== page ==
Britnee, do you think that there was a faded rock star in 1987 who could have played the Billy Parker role without it coming off as creepy and weird? Would it have been a better choice to hire an actor who could sing instead of a singer who could(n’t) act? Who would you have cast instead in the roles of Parker and Colt, and why?
Britnee: The thing about washed up rock stars is that they are usually highly unattractive and just hard to look at in general (Bret Michaels immediately comes to mind), so the idea of any real-life, washed up rock star successfully playing the role of Billy Parker seems close to impossible. Most of the musicians that I immediately thought of were still big names in 1987, but their careers are over and done in this day and age. Honestly, I think that 1987 Iggy Pop would have been the best choice. Bob Seger would come in as a second choice, but he’s got a dad vibe to him that isn’t sexy at all. He’s got a very interesting personality and he definitely knows how to work his sexuality, unlike Dylan. Iggy Pop would probably make the unavoidable creepiness of Parker’s character much easier to stomach, but the idea of casting an actor that can sing in the Billy Parker role makes a lot more sense to me. It’s a film after all, not an album. Take a look at James Colt. Everett’s singing wasn’t amazing, but his acting was pretty good. Come to think of it, having a real-life musician in the role of James Colt would have been a better choice, if a musician had to be in the film. Even if the younger musician sucked at acting, more people would have seen this movie and it wouldn’t have flopped so hard at the box office.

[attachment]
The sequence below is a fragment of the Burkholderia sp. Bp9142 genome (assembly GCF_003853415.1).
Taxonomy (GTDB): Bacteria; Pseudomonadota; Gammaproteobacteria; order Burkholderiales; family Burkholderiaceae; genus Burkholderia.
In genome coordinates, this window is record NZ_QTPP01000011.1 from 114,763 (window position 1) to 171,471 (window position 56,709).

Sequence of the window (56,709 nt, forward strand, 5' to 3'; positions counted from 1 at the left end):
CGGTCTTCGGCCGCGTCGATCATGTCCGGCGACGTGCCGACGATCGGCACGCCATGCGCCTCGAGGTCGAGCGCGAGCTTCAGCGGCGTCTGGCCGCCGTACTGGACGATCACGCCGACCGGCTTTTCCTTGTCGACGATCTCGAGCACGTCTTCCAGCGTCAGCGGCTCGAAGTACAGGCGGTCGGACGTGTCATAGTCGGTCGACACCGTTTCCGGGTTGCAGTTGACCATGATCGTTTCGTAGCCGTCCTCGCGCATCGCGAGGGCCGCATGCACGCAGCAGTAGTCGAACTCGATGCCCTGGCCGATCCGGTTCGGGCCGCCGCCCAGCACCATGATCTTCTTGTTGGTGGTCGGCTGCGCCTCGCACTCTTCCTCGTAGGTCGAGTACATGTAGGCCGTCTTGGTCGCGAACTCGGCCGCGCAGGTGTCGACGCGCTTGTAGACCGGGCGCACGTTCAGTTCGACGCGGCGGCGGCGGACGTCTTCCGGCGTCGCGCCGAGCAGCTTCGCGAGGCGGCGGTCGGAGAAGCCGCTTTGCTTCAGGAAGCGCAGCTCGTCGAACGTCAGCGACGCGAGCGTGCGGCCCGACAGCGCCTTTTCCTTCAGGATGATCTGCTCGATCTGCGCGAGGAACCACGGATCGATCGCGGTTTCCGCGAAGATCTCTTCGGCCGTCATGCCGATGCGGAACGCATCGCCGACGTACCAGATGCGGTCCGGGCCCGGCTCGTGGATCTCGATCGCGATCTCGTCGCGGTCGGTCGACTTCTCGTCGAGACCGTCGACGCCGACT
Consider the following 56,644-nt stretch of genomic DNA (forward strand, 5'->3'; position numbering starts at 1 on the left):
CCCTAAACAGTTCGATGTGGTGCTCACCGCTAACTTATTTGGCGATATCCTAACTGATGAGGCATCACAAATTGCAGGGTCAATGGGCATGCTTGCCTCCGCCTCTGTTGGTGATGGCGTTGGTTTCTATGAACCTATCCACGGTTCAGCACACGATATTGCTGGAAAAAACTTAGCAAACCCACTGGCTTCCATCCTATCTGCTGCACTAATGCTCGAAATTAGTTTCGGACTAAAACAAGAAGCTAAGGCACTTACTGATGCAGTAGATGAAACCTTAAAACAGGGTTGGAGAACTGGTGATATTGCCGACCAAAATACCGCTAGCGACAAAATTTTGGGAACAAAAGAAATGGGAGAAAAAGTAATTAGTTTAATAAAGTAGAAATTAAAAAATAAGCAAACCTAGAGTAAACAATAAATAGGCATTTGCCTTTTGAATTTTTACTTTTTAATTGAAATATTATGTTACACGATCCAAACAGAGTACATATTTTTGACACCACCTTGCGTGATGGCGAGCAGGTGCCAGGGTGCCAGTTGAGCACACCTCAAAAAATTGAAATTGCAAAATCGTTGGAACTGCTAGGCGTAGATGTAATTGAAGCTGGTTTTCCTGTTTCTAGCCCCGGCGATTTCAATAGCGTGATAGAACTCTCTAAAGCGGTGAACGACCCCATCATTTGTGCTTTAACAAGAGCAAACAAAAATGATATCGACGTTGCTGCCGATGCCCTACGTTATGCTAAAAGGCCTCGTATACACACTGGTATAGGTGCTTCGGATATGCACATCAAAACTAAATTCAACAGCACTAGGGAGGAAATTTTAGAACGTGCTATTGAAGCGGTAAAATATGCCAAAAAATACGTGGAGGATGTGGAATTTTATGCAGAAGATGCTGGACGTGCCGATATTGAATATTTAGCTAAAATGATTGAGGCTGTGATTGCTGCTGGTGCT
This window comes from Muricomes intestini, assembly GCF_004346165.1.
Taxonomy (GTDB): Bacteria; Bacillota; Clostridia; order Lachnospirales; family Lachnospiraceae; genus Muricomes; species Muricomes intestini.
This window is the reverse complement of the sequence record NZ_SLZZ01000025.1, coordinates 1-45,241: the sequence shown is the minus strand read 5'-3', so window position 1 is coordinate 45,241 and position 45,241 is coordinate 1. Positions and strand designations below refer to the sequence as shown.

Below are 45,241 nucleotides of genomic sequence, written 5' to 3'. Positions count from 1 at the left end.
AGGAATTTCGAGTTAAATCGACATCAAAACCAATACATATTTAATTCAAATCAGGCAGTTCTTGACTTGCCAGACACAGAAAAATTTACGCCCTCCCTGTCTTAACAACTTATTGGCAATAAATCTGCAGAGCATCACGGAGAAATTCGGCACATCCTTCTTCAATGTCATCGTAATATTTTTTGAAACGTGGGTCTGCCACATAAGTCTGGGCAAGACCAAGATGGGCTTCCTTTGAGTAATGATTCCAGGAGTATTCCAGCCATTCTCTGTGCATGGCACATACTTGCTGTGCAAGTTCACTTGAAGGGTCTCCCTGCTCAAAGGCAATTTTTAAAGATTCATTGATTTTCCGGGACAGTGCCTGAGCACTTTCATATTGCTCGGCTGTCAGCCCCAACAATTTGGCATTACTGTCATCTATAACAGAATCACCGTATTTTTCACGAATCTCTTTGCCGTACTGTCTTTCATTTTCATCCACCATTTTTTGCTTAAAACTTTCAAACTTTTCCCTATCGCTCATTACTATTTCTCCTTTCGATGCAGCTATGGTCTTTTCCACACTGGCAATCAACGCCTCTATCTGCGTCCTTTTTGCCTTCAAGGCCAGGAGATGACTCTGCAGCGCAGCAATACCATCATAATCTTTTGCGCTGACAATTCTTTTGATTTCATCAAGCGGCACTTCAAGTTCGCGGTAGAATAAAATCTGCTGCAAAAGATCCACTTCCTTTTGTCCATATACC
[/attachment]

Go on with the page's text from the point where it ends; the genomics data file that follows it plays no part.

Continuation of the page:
In my fantasy recasting of Hearts of Fire, I’m imagining Chris Sarandon as Billy Parker. I recently watched Fright Night and was reminded of how he really does own the screen. As for James Colt, I would cast my favorite 80s music bad-boy, Billy Idol. He’s just so much fun! He’s got some decent acting skills as far as music videos go, and his charisma is out of control. His personality is so vibrant compared to the blandness that is Everett, and it’s what the role of James Colt desperately needs. This is a guy who is the biggest name on the music scene, so lets give him some flare.
Sometimes when musicians take on acting, it does work in their favor. For instance, David Bowie, Cher, and Barbra Streisand had many successful roles in major films. However, most of the time, it just doesn’t work out.
Brandon, after all of the flops that feature musicians attempting to be actors, why do you think this is still such a prominent occurrence in film? Why don’t they just give it a rest? Is there some sort of method to the madness?